Four Parts of Worship: Gathering

By Chuck Griffin
LifeTalk Editor

The pandemic has seriously impacted our ability to worship as we like, and there’s no telling when we will return to something resembling normal. Times like this offer an opportunity to get back to basics, however.

At a minimum, when Covid-19 is gone, we should be ready to worship in a powerful way, perhaps more powerfully than ever. With that in mind, I thought we could spend the rest of the week talking about worship’s four big “parts,” something I’ve done before in the form of a sermon series.

Worship experts use different terms for these four parts of worship, but I like these: Gathering, Word, Celebration, and Sending Forth. We’ll begin today with gathering, of course.

The gathering time is perhaps the most confusing of the four, simply because many Christians don’t consider it part of worship at all. Much of it happens before we’ve officially “started.” When we neglect it, however, we’re like a traveler who begins a journey by tripping in the first few steps and cracking a kneecap. The rest of the journey will be painful, and the traveler may never reach the destination.

At the latest, the gathering should begin somewhere near the church lawn, before we ever enter the building. It begins as we ready ourselves for why we have come to this place—to encounter God and join with others seeking to do the same.

If you’ll pause outside a church building for a moment and breathe, you’ll see there is so much designed to put you in the right frame of mind. The exterior design of most church buildings is intended to point you toward God, to say to you, “Lift up your eyes! Look up!” We’re granted a moment of perspective, remembering  where we stand in relation to God.

Where there are bells or carillons, the ringing is a call to the faithful and a reminder to the lost that something special is about to happen.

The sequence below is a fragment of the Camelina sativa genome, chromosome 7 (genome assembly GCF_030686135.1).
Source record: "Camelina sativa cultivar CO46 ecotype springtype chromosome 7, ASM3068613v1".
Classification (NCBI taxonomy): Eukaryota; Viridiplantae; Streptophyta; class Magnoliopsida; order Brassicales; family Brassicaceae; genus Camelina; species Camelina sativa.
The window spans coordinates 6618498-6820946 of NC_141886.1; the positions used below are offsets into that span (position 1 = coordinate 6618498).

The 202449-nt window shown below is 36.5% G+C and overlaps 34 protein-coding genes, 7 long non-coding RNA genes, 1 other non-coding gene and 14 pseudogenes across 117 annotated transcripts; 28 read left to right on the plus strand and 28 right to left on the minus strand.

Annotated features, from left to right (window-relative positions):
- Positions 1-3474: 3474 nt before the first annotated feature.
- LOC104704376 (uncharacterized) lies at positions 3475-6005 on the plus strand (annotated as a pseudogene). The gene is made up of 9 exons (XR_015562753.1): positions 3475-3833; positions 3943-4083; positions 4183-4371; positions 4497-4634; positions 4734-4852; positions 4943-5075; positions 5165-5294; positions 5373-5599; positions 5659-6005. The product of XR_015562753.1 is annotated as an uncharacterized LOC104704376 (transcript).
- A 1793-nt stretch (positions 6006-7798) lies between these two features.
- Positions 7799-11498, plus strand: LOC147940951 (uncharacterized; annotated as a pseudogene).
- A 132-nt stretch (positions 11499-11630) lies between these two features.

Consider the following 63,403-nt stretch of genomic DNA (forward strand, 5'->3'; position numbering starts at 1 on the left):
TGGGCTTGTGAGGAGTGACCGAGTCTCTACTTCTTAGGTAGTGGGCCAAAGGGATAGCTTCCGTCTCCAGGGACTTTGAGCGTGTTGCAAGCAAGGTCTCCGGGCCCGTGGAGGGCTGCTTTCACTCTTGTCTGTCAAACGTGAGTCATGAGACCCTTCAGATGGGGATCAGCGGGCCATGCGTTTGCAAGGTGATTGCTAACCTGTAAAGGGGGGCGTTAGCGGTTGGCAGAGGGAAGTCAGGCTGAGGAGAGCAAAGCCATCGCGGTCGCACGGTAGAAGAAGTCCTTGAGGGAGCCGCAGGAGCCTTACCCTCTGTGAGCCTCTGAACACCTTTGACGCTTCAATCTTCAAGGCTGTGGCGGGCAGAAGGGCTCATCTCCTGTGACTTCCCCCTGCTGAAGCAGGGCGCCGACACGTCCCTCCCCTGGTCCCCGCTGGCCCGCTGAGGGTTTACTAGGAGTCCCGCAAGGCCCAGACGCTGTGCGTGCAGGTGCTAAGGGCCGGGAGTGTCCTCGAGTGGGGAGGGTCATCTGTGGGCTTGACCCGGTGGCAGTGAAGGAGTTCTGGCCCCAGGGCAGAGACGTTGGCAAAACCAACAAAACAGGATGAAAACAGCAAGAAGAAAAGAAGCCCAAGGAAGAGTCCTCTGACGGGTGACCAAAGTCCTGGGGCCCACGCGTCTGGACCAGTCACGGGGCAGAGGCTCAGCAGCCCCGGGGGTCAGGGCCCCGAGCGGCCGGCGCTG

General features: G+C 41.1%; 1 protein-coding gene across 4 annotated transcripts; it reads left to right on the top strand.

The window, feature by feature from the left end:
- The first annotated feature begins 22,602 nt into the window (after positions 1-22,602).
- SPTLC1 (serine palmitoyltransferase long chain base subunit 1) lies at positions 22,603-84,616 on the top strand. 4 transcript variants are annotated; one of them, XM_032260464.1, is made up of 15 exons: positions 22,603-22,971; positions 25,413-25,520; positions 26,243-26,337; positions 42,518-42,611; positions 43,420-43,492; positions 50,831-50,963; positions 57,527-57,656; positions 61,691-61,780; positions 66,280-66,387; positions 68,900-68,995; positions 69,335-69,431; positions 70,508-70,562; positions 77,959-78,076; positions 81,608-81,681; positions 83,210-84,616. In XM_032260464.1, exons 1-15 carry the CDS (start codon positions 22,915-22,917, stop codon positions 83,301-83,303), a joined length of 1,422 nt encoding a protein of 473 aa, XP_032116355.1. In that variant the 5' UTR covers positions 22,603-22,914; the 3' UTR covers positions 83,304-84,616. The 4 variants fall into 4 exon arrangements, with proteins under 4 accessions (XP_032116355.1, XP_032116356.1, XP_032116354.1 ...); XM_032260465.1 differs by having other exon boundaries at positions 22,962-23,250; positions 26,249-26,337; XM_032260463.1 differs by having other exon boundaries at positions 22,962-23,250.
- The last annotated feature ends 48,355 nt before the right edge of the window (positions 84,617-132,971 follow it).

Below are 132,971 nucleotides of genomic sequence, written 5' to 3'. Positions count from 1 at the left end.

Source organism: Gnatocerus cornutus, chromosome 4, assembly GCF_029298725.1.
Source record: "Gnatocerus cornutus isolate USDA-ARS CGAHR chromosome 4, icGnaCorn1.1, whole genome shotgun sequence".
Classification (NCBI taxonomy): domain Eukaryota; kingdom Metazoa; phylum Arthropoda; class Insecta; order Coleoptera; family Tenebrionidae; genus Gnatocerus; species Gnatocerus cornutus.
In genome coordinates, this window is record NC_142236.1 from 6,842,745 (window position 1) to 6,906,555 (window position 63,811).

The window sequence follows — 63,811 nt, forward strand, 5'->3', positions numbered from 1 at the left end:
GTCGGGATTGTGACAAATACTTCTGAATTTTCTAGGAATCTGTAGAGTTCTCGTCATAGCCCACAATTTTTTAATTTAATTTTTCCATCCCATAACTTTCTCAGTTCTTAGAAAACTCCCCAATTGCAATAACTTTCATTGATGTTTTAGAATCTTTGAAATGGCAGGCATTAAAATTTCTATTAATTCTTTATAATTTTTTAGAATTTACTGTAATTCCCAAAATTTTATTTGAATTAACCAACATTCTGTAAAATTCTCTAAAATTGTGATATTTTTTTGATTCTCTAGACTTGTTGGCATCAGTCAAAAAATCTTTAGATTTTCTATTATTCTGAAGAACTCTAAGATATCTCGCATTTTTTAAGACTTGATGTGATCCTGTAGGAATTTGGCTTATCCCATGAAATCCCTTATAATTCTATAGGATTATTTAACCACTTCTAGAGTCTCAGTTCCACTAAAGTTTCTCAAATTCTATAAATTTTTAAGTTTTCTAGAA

You may have noticed that I said the gathering begins near the church lawn “at the latest.” I’m probably stretching the concept of gathering a little, but I would argue it begins long before we cross the church property line. Are you preparing yourself for worship through encounters with God during the week? Was your Saturday night an appropriate prelude to an encounter with God, including plenty of rest?

Once inside the sanctuary, the gathering continues as the service formally begins. Our individual readiness becomes a group readiness, and when we gather correctly, great things begin to happen. We feel it in the recitations and the singing. The prayers bind us together.

And we should expect great things. Just look at Jesus’ words in Matthew 18:19-20, words given to us very clearly in the context of church life: “Again, truly I tell you, if two of you agree on earth about anything you ask, it will be done for you by my Father in heaven. For where two or three are gathered in my name, I am there among them.”

God is present when we gather. Not only that, the holy decisions we make as a church align us with events in heaven.

When worship is properly understood, the question regarding church attendance should never be, “Am I going today?” Instead, it should be, “How will I prepare, and how will I ever leave?”

Lord, as we find ourselves denied worship in the ways we most enjoy, help us to consider what it means to gather in your name. Amen.

The Long Road to Leadership

By Chuck Griffin
LifeTalk Editor

Exodus 2:11-15a (NLT)